|3||1,318||51.89||Wanda 1974||Mount Glorious|||
|5||1,082||42.60||Aivu 1989||Dalrymple Heights|||
|7||1,000||39.37||Justin 1997||Willis Island|||
|8||986||38.82||Debbie 2017||Clarke Range|||
The Darwin Tropical Cyclone Warning Centre (TCWC) in Northern Territory issued a cyclone warning on 30 December for the coast of Arnhem Land from the Wessel Islands to Port Roper, located near the mouth of the Roper River. Although a cyclone warning indicates expectation of landfall, Peter would never strike Northern Territory. The strongest observed winds in the territory was 74 km/h (46 mph) on Northeast Island, while the highest precipitation total was 140 millimetres (5.5 in) in Nhulunbuy, 107 mm (4.2 in) of which fell in 24 hours. Very rough seas were reported along the coast of some areas, beaching a 12 m (39 ft) fishing vessel onto the rocks at Gove harbour.
In Queensland, the Brisbane TCWC issued cyclone watches and flood warnings as the storm passed over the Cape York Peninsula. Some areas experienced strong winds, with gusts up to 110 km/h (68 mph) at Edward River Aboriginal Mission and Fitzroy Island. The storm dropped very heavy rainfall while drifting offshore Queensland, with Mount Bellenden Ker recording 1,947 mm (76.7 in) over a period of approximately three days, making Peter the wettest tropical cyclone in Australia. About 1,140 mm (45 in) of that fell in a 24-hour period, which was the country's highest daily rainfall total. Other significant precipitation amounts included 433 mm (17.0 in) in Millaa Millaa and 402 mm (15.8 in) in Cooktown.
Due to the heavy rainfall, severe flooding occurred, mostly between Tully and Cooktown, with the worst impact in the Cairns area. Many creeks and rivers, such as the Herbert, the north and south branches of the Johnstone, and McLeod rivers overflowed or reached dangerous levels. Much of the damage in North Queensland occurred to newly planted sugar cane, with approximately 70 to 90 percent of area's crop destroyed. Twenty growers in Goondi each lost between $20,000 to $30,000 in sugar cane. Damage to this crop was comparable to the floods in 1977. In total, the storm destroyed 270,000 to 315,000 tonnes of sugar cane.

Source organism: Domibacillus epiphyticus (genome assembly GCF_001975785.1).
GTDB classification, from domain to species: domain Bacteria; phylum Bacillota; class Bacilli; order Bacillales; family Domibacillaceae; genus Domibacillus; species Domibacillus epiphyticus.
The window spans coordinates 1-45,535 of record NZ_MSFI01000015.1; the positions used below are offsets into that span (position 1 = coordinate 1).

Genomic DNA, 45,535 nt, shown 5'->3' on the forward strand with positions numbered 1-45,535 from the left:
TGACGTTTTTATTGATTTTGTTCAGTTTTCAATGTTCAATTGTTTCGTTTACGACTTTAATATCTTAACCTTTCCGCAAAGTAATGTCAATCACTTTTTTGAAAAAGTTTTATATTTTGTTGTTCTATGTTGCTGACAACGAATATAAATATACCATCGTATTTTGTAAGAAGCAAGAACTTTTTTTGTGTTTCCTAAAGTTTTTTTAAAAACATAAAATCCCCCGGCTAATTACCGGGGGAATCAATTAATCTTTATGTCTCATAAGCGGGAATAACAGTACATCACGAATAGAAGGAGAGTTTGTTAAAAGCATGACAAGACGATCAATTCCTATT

Standing water at Cairns Airport led Ansett Australia to cancel some flights. Portions of many roads, including major highways such as the Bruce, Captain Cook, Gillies, and Kennedy highways were reported by the Royal Automobile Club as closed due to inundation and washouts. Many motorists were left stranded by floodwaters on Bruce Highway. Emergency personnel crews were put on standby in Innisfail as water up to 60 cm (24 in) threatened dozens of homes in the eastern part of town. In Cairns, over 50 people fled their homes. On 5 January, the Coast Guard of Australia began evacuating some 160 stranded campers in areas about 140 km (85 mi) north of Mossman. Foods shortages occurred in some areas of Far North Queensland, forcing several emergency food drops, including to about 250 people on 4 January and 70 people on 5 January. Additionally, a policeman was winched by helicopter to deliver food supplies to 10 isolated people on 7 January in Goldsborough, which is located in the Gillies Range to the west of Gordonvale. Overall, Peter left two fatalities and about $10 million (1979 AUD) in damage, at least $4.5 million of which was done to sugar cane in Babinda, Innisfail, and Tully.
After the storm, the Government of Queensland declared the Cairns area as a natural disaster area. About week later, the Cabinet supported a measure by Minister for Primary Industries, Vic Sullivan, to offer low-interest loans to farmer who lost significant amounts of crops and livestock. Later, Queensland Premier Joh Bjelke-Petersen requested aid from the national government. Prime Minister Malcolm Fraser approved low-interest loans up to $25,000 (1979 AUD) for small businesses and the implementation of other measures for recovery.